Effects of Alcohol on the Heart: Current Views

Kouvaras, George; Cokkinos, Dionisios
August 1986
Angiology;Aug1986, Vol. 37 Issue 8, p592
Academic Journal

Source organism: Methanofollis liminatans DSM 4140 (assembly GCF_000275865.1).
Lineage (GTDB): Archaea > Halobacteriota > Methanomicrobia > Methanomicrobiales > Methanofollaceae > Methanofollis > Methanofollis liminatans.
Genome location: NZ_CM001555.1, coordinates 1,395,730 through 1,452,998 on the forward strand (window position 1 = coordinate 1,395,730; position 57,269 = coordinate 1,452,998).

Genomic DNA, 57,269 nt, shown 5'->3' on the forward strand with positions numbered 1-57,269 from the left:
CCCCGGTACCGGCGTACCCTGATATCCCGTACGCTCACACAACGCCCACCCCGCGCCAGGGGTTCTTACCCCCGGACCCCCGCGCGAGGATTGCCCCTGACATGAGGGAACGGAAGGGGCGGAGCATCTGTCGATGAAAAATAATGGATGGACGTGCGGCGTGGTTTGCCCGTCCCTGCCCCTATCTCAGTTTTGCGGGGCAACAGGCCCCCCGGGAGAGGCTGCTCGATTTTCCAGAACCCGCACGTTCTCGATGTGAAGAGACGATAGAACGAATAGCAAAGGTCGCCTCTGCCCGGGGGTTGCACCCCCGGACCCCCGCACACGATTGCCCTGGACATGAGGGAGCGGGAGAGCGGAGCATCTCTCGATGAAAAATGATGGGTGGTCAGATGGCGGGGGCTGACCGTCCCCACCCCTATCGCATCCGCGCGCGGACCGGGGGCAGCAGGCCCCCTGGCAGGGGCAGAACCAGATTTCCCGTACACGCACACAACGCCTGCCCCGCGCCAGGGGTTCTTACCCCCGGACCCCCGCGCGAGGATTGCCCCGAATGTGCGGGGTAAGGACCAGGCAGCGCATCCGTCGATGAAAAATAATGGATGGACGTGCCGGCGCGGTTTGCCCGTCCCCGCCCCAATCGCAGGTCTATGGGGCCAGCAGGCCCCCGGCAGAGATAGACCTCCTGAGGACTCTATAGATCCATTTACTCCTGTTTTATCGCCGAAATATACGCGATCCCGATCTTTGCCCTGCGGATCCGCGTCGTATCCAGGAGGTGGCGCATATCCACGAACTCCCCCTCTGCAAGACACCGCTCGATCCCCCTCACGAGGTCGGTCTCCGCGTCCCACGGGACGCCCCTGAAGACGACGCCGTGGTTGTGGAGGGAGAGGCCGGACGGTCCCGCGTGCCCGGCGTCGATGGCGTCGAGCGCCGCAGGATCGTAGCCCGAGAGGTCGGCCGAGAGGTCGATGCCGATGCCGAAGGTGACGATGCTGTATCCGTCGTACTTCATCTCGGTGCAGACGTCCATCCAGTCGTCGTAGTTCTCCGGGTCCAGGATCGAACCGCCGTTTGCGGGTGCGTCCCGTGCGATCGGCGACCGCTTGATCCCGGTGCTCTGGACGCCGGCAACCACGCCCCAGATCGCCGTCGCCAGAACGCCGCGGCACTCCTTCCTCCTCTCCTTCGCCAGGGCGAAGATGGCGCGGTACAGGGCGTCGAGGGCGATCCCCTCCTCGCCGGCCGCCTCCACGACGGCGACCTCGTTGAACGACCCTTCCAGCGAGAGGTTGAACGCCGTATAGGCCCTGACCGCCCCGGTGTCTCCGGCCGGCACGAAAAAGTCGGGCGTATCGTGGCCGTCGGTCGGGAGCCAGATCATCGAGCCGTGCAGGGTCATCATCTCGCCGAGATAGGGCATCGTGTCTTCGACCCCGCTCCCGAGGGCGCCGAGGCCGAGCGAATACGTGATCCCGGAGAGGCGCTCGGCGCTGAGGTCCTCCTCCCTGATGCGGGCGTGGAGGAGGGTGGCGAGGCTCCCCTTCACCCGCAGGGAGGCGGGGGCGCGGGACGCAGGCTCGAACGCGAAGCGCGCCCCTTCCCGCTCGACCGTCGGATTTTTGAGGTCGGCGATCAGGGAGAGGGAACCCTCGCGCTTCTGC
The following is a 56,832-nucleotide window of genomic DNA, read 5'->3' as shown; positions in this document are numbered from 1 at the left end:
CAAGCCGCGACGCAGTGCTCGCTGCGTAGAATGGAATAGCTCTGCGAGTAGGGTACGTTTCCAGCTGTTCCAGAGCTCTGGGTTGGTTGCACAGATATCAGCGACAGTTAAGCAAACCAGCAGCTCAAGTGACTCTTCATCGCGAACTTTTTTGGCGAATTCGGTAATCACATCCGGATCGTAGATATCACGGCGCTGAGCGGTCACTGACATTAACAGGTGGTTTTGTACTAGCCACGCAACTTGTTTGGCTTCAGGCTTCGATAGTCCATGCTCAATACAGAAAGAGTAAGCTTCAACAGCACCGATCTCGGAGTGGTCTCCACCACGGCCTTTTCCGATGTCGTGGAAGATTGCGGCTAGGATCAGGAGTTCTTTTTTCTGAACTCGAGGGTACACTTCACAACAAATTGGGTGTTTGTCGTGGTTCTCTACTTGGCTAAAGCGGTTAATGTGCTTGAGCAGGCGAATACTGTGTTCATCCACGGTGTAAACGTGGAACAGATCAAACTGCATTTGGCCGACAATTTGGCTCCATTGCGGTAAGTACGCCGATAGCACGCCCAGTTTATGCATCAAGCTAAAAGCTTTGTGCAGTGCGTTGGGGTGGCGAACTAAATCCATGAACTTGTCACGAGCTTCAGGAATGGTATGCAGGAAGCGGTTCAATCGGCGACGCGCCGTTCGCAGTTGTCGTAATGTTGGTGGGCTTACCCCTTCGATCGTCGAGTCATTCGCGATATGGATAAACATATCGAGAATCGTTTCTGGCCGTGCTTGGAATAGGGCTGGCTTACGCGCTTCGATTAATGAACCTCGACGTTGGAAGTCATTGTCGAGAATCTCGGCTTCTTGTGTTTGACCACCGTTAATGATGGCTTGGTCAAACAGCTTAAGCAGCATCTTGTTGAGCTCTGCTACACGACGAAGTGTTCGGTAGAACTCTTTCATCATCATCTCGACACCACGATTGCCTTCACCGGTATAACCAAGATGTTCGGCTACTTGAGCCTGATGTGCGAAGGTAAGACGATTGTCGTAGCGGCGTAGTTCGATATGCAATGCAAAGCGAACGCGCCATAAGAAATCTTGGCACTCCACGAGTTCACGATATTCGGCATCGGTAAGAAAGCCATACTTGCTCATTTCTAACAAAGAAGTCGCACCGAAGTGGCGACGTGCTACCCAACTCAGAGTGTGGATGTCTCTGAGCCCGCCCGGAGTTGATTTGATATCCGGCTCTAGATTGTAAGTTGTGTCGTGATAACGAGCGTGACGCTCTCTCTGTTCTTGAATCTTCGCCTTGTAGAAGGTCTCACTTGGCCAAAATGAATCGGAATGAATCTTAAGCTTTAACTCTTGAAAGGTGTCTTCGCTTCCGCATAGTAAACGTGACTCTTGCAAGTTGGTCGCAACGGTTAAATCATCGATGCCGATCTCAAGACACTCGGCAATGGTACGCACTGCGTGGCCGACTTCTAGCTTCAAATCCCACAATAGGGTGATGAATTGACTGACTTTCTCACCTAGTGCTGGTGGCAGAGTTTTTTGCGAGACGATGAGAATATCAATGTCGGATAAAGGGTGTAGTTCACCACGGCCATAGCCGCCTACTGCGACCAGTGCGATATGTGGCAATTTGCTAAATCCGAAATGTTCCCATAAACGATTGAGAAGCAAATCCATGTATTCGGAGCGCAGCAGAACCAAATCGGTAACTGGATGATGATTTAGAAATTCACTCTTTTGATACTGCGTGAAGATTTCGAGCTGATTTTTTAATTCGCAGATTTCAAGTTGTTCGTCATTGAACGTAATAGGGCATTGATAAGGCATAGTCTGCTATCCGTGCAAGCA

Chronic and heavy alcohol consumption has deleterious effects upon the cardiovascular system and may cause congestive cardiomyopathy. Evidence of cardiac malfunction has been found in chronic alcoholics without overt heart failure by invasive and noninvasive methods. Ethanol is the incriminated factor having a direct cardilotoxic effect. Electron microscopy and cardiac muscle biopsies show that ethanol may cause changes on plasmalemmal, mitochondrial, and sarcoplasmic membranes. The clinical picture and general management of alcoholic cardiomyopathy do not differ substantially from those of congestive cardiomyopathies of any type. It has, however, been demonstrated that cessation of alcohol consumption may lead to an improved prognosis, even to restoration of normal cardiac function, in individuals with preclinical and mild manifestations of cardiac dysfunction. The literature on the possible association of coronary heart disease with alcohol seems to be ambiguous. It has, however, been postulated recently that moderate alcohol intake may have a protective role against coronary heart disease, in contrast to alcoholic intemperance, which may be a factor favoring coronary heart disease.


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